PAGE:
Investigation findings (M16A0140) into the 2016 fatal capsizing of a fishing vessel near Salmon Beach, New Brunswick
Investigations conducted by the Transportation Safety Board of Canada (TSB) are complex – an accident is never caused by just one factor. The June 2016 accident near Miller Brook Wharf, Salmon Beach, New Brunswick, was no exception. There were many factors that caused this accident, the details of which are contained in the seven findings as to causes and contributing factors. Furthermore, there were six findings as to risk as well as one other finding.
Findings as to causes and contributing factors
While the crew were hauling the second string of lobster traps, the third lobster trap line became entangled in another fisherman's trawl.
The strain of the entangled trap line on the hauler pulled the starboard aft gunwale downward; the freeboard on that part of the vessel decreased and the vessel took on water.
As the crew tried to haul up the trap and untangle the line, they were working near the starboard aft side of the vessel when the senior deckhand reached out over the gunwale. This compounded the reduction of freeboard in that area and more water came onto the deck of the vessel.
Although the master ordered the trap line to be released, it was too late and the vessel rolled to starboard and capsized, throwing the 3 crew members into the water.
The crew members were not wearing personal flotation devices when they entered the water, which diminished their chance of survival.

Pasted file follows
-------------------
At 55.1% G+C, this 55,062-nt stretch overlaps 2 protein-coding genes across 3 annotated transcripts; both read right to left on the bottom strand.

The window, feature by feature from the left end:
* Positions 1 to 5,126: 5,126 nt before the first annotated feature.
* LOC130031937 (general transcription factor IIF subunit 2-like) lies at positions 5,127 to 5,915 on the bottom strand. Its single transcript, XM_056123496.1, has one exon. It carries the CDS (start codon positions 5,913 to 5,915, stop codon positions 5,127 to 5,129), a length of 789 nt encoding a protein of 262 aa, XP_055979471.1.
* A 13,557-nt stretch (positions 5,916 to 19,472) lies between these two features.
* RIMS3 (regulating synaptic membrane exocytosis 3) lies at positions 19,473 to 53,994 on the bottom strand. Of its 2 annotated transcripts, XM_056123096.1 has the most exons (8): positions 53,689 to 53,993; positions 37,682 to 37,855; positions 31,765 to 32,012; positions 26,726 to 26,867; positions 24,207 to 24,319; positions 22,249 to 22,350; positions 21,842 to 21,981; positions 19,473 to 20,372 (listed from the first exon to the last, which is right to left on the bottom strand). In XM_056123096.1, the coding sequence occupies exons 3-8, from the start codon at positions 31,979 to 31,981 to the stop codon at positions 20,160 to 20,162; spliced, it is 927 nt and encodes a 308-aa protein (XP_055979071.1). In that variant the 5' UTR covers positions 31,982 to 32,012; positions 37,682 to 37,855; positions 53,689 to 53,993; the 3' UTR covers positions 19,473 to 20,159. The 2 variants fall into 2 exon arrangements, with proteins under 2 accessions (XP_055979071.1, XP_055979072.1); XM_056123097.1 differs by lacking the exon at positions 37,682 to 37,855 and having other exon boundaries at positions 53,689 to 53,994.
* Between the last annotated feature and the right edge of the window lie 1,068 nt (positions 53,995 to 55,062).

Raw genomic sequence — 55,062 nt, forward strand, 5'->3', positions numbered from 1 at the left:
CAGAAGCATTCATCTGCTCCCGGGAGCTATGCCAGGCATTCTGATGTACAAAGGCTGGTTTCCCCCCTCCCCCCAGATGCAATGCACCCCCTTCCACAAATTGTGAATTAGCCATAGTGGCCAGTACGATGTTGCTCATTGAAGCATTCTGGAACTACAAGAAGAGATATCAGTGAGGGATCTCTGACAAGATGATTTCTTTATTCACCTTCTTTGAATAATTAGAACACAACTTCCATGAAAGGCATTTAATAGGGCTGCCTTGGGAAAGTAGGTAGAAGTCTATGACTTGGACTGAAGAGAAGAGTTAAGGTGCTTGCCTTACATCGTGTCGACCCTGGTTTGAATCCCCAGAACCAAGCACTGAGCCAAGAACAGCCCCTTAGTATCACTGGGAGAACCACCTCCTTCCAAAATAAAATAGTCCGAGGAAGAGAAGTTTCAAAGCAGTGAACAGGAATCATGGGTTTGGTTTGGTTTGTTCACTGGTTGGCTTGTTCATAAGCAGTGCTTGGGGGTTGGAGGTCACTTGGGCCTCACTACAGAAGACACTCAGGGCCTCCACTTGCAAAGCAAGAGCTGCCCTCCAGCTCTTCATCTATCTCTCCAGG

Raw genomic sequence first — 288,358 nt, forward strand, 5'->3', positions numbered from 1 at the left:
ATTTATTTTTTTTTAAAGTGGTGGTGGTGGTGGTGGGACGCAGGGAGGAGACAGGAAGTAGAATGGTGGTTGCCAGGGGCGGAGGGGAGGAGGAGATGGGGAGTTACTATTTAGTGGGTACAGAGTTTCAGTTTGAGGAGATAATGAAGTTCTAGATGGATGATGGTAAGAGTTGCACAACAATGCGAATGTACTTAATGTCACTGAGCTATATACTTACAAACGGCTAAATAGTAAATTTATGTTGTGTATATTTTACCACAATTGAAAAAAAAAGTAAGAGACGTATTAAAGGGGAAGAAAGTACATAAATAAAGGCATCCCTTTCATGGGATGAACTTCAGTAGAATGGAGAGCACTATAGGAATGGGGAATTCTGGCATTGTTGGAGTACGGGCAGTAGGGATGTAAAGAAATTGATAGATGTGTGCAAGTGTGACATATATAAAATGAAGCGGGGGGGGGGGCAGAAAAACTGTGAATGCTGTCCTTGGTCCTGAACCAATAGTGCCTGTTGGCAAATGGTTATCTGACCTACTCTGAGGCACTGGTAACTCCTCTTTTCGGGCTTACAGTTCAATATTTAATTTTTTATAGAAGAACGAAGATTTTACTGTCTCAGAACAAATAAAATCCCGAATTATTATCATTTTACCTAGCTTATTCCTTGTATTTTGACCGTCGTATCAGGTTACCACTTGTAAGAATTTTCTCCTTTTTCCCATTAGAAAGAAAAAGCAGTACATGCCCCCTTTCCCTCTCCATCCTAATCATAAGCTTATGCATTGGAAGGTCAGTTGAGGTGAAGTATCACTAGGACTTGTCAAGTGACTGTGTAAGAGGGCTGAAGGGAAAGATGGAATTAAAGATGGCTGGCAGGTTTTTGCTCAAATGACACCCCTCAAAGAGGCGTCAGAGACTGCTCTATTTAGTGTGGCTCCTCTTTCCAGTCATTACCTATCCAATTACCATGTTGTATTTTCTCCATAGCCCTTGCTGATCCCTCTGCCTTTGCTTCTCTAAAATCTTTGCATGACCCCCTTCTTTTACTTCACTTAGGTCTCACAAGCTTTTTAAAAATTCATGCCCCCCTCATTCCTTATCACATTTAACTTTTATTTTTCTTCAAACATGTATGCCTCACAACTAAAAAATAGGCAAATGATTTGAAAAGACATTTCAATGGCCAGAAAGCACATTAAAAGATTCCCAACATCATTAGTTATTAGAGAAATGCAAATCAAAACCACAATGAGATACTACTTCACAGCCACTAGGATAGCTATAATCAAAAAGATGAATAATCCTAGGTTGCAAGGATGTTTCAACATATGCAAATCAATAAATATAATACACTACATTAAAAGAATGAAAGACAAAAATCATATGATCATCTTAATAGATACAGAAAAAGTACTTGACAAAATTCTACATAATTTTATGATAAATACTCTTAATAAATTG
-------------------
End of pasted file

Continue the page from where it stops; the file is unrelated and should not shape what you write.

No distress communications were issued. In the darkness, it was some time before the overturned vessel was sighted and the Marie Eliser 1 came to the aid of the 3 crew members.
The master and senior deckhand were unresponsive when brought on board the Marie Eliser 1 and were later declared deceased by paramedics, while the deckhand recovered after being treated for hypothermia.
Findings as to risk
If the commercial fishing industry is not included under the New Brunswick Occupational Health and Safety Act and the WorkSafeNB safety program, there is an increased risk that fishermen may not follow safe operating practices.
If fishermen do not wear personal flotation devices or lifejackets while working on deck, despite the industry awareness initiatives promoting their use, there is an increased risk that fishermen will not survive in the event that they fall overboard.
If Transport Canada does not require fishermen to wear personal flotation devices for their personal protection at all times when on the deck of a commercial fishing vessel, there is an increased risk of fatalities when fishermen fall overboard.
If the New Brunswick Occupational Health and Safety Act does not require fishermen to wear personal flotation devices for their personal protection at all times when on the deck of a commercial fishing vessel, there is an increased risk of fatalities when fishermen fall overboard.
If fishing vessels do not carry communications equipment that is capable of sending an automatic distress signal, such as an emergency position-indicating radio beacon, search and rescue efforts may be delayed or not initiated, increasing the risk of fatalities.
The safety of fishermen will be compromised until the complex relationship and interdependency among safety issues is recognized and addressed by the fishing community.
A citizens band radio and 2 cellphones were the only communications equipment on board, and the crew did not have the opportunity to use them because the vessel capsized so quickly.